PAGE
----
Software development today is all about DevOps teams taking code from an IDE or Git repository, testing it and deploying it to a production environment in the shortest possible time. While deployment velocity is a key priority, security of the software supply chain is equally important to the organization.
Today’s hyper-connected software supply chains are a primary focus for attackers, because a single breach can give attackers access to a vast number of downstream systems. This makes supply chain security a top priority for security teams and development organizations everywhere.
In this article:
- Statistics About Software Supply Chain Attacks
- Recent Supply Chain Attacks
- Types of Supply Chain Attacks
- Protecting Against Supply Chain Attacks
- What Are the Top Challenges of Supply Chain Security?
What Is a Software Supply Chain?
The software supply chain consists of any code, component, binaries components and tools that are involved in taking an application from development to production. It begins with a repository or package manager, any CI tooling, and build and packaging scripts that enable you to deploy and run the application. The supply chain usually involves phases like build automation, QA and testing, and deployment automation. To clarify, a supply chain does not include the phase after deployment, that would be the domain of application monitoring and management.
Statistics about Software Supply Chain Attacks
The facts about software supply chain attacks are alarming. Here are some key statistics:
- Argon, an Aqua Security company, has found that software supply chain attacks grew by over 300% in 2021.
- Gartner predicts that by 2025, 45% of organizations would have experienced a software supply chain attack.
- The FBI has reported a 62% increase in ransomware attacks from 2020 to 2021.
- A Cloudbees survey showed that 45% of enterprises have admitted that they’ve secured only half of their software supply chain.
These statistics tell us that software supply chain security will become even more important in the coming years as software supply chain attacks are on the rise.
Recent Supply Chain Attacks
The SolarWinds attack is without a doubt the watershed moment that woke the technology world up to the perils of software supply chain attacks. SolarWinds is a leading Network Performance Monitoring (NPM) tool that is used by organizations of all sizes, including government institutions.
The attackers had access to the SolarWinds supply chain for over a year before it was actually discovered. Every customer organization of SolarWinds was, in turn, compromised leading to a ripple effect that is so massive that it cannot be easily quantified.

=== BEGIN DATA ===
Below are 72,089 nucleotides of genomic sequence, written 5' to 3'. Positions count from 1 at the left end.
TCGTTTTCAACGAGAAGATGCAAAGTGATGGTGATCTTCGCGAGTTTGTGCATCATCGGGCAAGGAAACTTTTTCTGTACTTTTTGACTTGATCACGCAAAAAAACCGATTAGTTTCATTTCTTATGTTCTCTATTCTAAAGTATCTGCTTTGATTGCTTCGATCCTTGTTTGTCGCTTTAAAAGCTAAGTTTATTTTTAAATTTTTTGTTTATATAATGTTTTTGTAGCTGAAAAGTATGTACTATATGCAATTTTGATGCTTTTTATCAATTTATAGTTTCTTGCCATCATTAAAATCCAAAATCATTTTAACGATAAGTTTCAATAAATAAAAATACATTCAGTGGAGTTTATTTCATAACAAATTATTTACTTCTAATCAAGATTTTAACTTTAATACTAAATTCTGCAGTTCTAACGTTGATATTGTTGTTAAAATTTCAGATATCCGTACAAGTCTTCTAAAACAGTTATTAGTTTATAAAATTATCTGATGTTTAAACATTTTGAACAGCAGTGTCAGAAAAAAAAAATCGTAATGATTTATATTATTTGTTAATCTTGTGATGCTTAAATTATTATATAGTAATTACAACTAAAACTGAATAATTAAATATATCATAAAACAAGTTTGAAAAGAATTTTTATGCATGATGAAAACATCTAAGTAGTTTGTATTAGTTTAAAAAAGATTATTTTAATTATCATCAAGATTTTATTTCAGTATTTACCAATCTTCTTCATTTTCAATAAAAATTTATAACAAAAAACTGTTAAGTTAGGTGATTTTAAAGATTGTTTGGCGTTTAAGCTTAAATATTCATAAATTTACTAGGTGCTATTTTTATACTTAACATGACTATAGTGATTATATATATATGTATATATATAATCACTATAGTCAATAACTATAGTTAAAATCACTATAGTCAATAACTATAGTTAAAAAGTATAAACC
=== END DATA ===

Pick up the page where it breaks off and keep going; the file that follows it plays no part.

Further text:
Mercedes-Benz Source Code Leak
Taking place a year after, in May 2020, an attacker was able to register an account on a code-hosting portal and then downloaded 580 Git repositories through Gitlab containing the source code of onboard logic units (OLUs) installed in Mercedes vans. The hack was due to a lack of account authorization processes.
The source code leak was allowed due to exposed passwords and API tokens of Daimler’s internal systems to make matters worse. Bad actors could use passwords and keys to execute future intrusions against Mercedes-Benz cloud and internal network.
CodeCov is a leading code coverage solution that shows the testing coverage on any code base. In April 2021, the CodeCov Bash Uploader script was compromised and modified. The attacker leveraged the Docker image that was used in CodeCov’s supply chain to gain access. This led to all customers of CodeCov also being vulnerable to the attack as CodeCov is a tool that is embedded into their customers’ software supply chain.
By now, you probably notice the pattern of supply chain attacks where one breach opens up innumerable other supply chains that are connected.
The following image shows a full list of major supply chain attacks, published by the US National Counterintelligence and Security Center (NCSC).
Types of Software Supply Chain Attacks
CI/CD Pipeline Breach
Attackers are looking for ways to infiltrate the CI/CD pipeline used by organizations to deliver software. With the CI/CD pipeline being the central nervous system of the entire software development process, any change made here has ripple effects on production applications, and customer applications as well.